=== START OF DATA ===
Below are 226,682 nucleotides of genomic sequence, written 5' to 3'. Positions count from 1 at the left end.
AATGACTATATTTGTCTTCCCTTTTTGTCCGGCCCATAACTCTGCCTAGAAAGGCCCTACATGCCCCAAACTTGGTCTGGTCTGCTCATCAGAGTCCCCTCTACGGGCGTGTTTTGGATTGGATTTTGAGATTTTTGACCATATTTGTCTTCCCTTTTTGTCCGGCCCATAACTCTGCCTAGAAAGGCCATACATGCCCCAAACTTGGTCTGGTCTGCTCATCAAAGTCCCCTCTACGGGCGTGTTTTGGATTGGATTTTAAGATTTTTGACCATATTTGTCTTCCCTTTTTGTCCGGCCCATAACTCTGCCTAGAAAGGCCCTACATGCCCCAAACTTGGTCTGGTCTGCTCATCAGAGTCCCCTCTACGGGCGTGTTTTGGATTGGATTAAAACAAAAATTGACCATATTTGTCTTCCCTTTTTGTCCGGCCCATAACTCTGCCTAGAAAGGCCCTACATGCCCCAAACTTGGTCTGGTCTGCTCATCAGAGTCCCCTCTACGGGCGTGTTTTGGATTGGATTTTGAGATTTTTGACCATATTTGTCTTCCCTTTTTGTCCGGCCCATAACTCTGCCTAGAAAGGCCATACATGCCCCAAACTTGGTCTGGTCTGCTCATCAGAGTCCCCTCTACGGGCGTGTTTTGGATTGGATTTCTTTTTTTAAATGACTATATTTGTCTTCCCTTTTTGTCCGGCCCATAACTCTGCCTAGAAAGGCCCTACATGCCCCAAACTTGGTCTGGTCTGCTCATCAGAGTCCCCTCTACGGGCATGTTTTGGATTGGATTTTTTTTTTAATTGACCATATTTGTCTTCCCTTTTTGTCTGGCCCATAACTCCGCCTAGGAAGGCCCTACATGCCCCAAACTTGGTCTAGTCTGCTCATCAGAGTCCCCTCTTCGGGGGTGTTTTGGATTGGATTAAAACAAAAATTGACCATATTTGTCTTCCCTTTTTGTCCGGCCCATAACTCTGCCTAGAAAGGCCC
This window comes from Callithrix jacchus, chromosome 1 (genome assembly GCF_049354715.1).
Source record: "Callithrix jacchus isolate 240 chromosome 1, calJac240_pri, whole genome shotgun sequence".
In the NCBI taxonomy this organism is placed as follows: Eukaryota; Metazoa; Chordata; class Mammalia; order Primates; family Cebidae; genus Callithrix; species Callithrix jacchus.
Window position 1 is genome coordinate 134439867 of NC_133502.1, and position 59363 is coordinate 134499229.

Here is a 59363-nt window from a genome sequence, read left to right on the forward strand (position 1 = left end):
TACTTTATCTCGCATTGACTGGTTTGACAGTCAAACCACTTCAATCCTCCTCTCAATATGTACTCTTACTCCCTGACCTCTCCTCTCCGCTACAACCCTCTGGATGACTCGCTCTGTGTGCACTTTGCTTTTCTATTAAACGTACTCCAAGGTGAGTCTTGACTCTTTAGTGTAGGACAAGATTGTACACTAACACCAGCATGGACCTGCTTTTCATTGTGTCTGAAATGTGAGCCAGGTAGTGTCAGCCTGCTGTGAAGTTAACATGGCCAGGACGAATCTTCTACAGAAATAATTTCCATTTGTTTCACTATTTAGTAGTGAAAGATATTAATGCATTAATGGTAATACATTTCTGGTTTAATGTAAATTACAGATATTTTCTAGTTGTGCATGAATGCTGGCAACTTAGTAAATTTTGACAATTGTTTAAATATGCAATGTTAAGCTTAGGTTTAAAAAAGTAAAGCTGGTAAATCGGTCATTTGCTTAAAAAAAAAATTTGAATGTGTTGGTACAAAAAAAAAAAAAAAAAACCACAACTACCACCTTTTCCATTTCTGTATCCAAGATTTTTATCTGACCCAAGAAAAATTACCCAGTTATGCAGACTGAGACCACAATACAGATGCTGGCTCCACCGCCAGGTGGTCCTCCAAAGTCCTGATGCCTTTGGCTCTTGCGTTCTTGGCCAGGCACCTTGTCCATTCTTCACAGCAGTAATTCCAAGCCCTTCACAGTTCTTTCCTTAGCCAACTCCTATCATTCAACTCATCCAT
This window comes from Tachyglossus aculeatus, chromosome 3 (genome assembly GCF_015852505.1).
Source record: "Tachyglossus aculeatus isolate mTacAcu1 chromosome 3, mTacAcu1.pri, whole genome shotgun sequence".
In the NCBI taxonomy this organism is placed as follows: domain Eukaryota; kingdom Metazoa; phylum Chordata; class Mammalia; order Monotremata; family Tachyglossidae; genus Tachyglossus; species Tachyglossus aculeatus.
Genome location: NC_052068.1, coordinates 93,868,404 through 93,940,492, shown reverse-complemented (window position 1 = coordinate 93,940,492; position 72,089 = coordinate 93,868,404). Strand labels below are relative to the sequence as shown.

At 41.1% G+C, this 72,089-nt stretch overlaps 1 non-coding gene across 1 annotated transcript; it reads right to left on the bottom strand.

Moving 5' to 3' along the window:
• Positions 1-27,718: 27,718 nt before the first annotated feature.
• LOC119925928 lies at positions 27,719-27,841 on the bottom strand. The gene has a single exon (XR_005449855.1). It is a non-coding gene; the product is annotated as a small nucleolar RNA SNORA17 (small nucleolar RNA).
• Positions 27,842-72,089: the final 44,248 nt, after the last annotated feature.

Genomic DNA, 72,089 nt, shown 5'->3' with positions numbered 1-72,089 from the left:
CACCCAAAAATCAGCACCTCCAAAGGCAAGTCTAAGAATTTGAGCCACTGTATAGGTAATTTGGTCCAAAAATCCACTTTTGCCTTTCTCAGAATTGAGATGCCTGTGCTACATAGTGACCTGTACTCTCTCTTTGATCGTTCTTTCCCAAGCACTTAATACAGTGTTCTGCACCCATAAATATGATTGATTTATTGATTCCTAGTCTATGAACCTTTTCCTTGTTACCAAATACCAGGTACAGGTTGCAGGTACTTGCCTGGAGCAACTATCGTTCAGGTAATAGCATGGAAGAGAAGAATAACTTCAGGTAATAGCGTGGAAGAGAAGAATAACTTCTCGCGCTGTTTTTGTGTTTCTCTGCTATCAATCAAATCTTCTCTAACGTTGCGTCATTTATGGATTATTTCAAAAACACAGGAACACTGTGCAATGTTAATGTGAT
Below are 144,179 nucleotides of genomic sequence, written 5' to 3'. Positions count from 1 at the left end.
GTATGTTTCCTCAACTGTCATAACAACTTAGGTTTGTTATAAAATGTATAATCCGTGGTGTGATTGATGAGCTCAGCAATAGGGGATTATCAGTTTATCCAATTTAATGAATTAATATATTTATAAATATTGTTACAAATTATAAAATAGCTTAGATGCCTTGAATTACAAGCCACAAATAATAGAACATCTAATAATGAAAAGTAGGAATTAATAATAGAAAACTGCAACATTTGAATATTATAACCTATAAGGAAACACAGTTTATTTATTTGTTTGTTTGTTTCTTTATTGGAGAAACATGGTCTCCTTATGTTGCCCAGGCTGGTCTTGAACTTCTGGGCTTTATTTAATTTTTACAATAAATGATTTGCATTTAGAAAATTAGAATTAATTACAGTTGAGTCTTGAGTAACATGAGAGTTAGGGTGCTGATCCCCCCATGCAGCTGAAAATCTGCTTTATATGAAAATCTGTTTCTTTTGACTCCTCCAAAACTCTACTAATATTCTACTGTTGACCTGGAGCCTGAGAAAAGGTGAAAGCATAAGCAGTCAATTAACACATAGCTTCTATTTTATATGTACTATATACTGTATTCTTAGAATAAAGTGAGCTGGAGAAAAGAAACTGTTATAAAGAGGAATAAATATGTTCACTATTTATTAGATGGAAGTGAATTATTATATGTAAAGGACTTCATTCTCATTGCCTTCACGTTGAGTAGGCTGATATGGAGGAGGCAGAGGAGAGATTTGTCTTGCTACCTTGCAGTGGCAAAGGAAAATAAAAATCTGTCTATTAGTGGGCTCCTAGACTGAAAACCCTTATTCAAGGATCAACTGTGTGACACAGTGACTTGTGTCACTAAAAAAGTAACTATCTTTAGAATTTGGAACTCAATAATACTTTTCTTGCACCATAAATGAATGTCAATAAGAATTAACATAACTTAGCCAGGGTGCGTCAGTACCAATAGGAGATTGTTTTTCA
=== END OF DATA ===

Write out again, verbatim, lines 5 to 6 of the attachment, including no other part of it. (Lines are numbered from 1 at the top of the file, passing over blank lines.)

In the NCBI taxonomy this organism is placed as follows: Eukaryota; Metazoa; Chordata; class Mammalia; order Primates; family Cebidae; genus Callithrix; species Callithrix jacchus.
Window position 1 is genome coordinate 134439867 of NC_133502.1, and position 59363 is coordinate 134499229.